The Illinois Pension Reform Law has been found unconstitutional. Sangamon County Circuit Judge John Belz ruled that the Illinois Pension Reform Law was “unconstitutional and void in its entirety.”
Judge Belz found that the law “without question” violates the Illinois State Constitution, which states that public worker pensions cannot be “diminished or impaired.” Judge Belz stated in his seven page opinion, “The state of Illinois made a constitutionally protected promise to its employees concerning their pension benefits. Under established and uncontroverted Illinois law, the state of Illinois cannot break this promise.”
The court found that such constitutional protection of pensions is “plain and unambiguous.” Despite the overwhelming pension obligations facing the state of Illinois, the judge found that there “is no legally cognizable defense” to justify the diminishment of pension benefits.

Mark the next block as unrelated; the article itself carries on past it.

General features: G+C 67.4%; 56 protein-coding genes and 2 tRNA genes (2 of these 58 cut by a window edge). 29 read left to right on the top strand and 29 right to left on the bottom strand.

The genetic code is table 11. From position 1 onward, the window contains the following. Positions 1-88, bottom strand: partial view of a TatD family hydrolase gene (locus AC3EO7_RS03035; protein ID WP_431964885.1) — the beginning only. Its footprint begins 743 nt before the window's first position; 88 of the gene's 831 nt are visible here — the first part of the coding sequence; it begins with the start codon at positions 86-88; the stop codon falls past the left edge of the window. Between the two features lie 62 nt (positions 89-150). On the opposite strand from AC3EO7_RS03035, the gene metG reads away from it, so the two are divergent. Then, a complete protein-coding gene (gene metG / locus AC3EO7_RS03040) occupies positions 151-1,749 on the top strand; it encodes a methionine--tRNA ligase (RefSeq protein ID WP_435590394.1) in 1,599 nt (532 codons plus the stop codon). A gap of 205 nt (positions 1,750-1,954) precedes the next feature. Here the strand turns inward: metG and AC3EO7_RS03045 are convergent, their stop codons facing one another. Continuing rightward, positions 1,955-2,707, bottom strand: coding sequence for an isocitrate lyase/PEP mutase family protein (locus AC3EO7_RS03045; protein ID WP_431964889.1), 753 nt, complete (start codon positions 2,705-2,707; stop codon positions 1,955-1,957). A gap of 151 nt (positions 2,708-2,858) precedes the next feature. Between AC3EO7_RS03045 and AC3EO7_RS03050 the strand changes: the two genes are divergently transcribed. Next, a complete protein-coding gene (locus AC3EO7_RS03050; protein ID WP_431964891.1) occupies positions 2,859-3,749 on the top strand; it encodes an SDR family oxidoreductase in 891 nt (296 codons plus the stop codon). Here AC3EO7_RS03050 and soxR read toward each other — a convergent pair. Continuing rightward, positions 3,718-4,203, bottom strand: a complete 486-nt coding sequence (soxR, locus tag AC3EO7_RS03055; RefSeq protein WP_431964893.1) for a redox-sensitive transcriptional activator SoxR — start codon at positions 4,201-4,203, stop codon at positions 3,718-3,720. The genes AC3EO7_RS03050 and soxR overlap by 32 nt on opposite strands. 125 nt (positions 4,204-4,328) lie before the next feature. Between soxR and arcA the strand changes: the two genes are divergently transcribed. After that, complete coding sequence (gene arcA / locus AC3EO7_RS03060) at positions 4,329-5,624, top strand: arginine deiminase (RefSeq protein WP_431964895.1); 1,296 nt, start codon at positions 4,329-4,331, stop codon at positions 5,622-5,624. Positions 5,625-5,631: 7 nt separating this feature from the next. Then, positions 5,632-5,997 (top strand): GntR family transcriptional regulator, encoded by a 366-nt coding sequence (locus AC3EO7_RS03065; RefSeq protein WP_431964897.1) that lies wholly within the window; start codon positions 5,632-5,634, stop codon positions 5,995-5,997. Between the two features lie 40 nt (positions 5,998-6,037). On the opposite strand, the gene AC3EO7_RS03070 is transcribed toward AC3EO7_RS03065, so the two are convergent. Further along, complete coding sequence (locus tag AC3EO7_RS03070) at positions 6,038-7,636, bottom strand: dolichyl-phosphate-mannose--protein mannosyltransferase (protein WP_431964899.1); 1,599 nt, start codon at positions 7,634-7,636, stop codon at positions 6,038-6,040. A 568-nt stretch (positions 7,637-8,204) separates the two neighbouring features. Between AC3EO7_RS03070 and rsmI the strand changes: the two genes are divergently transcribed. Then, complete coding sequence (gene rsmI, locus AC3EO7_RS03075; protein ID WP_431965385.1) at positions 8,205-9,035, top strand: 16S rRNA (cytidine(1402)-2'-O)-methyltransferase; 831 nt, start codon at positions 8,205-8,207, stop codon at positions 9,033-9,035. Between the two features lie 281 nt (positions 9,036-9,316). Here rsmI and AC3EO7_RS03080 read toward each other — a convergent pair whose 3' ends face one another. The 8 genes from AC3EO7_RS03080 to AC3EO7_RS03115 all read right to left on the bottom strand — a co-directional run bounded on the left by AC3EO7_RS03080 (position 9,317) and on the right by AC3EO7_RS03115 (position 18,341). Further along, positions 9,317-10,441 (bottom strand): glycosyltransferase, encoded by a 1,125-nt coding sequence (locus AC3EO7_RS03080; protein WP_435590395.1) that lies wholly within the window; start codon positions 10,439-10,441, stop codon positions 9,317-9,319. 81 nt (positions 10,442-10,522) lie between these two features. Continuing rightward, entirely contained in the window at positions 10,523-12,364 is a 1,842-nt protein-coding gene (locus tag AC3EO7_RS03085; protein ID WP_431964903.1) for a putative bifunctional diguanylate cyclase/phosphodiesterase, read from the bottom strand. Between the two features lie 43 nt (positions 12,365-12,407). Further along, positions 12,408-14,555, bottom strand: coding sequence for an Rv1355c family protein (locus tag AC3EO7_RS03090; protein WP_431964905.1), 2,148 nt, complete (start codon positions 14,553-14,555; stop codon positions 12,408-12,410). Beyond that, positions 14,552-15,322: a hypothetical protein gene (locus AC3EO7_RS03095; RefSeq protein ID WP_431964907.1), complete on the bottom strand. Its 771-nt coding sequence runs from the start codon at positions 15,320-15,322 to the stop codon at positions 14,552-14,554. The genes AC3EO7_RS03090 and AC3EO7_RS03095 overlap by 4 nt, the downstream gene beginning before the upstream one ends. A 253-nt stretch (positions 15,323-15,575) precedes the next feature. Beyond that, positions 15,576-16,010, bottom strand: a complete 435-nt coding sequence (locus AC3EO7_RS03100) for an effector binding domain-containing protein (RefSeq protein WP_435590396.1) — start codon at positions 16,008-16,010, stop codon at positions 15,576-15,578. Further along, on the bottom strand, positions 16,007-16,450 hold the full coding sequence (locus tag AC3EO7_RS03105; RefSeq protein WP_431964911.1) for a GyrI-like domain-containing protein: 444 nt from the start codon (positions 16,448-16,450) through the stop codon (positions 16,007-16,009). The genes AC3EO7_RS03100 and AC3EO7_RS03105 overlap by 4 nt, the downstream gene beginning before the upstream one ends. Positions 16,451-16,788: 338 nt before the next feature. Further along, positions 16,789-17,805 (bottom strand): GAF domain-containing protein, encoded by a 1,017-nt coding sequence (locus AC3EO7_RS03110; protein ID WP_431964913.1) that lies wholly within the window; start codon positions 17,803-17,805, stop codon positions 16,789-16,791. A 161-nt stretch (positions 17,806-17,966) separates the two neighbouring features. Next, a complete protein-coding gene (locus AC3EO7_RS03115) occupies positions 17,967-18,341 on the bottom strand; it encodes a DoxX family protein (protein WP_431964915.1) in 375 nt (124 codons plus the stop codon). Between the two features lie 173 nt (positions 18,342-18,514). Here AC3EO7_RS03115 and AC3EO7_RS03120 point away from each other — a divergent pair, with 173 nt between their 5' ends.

According to Illinois Attorney General Lisa Madigan, the ruling will be appealed to the Illinois Supreme Court. The appeal will skip the appellate court. Law makers are hoping that the Illinois Supreme Court will provide some guidance on how to craft a pension reform law.
The ruling from Judge Belz closely follows the reasoning from Kanerva v. Weems (See August 2014, Extra Mile), a Supreme Court decision this past July where the Court ruled that certain retiree health benefits areprotected by the Illinois Constitution. The Supreme Court itself indicated in Kanerva v. Weems that any diminishment in pension benefits would likely be found to be unconstitutional.
Contact Barb Erickson or Heather Brickman with your employee benefit and pension inquiries.